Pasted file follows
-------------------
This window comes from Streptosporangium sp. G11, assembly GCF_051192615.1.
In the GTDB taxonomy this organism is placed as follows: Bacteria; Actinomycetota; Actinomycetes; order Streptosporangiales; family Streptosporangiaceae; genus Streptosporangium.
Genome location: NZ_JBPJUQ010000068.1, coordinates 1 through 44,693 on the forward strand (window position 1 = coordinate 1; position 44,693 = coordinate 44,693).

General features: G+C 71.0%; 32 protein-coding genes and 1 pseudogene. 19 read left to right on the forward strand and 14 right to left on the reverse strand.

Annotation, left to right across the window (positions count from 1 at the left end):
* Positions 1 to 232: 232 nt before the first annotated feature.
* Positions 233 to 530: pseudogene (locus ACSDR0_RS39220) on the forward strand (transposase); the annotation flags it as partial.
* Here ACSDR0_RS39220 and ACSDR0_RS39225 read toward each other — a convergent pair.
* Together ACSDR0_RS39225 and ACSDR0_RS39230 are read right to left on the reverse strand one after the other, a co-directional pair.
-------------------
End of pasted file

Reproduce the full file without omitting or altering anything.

This window comes from Streptosporangium sp. G11, assembly GCF_051192615.1.
In the GTDB taxonomy this organism is placed as follows: Bacteria; Actinomycetota; Actinomycetes; order Streptosporangiales; family Streptosporangiaceae; genus Streptosporangium.
Genome location: NZ_JBPJUQ010000068.1, coordinates 1 through 44,693 on the forward strand (window position 1 = coordinate 1; position 44,693 = coordinate 44,693).

General features: G+C 71.0%; 32 protein-coding genes and 1 pseudogene. 19 read left to right on the forward strand and 14 right to left on the reverse strand.

Annotation, left to right across the window (positions count from 1 at the left end):
* Positions 1 to 232: 232 nt before the first annotated feature.
* Positions 233 to 530: pseudogene (locus ACSDR0_RS39220) on the forward strand (transposase); the annotation flags it as partial.
* Here ACSDR0_RS39220 and ACSDR0_RS39225 read toward each other — a convergent pair.
* Together ACSDR0_RS39225 and ACSDR0_RS39230 are read right to left on the reverse strand one after the other, a co-directional pair.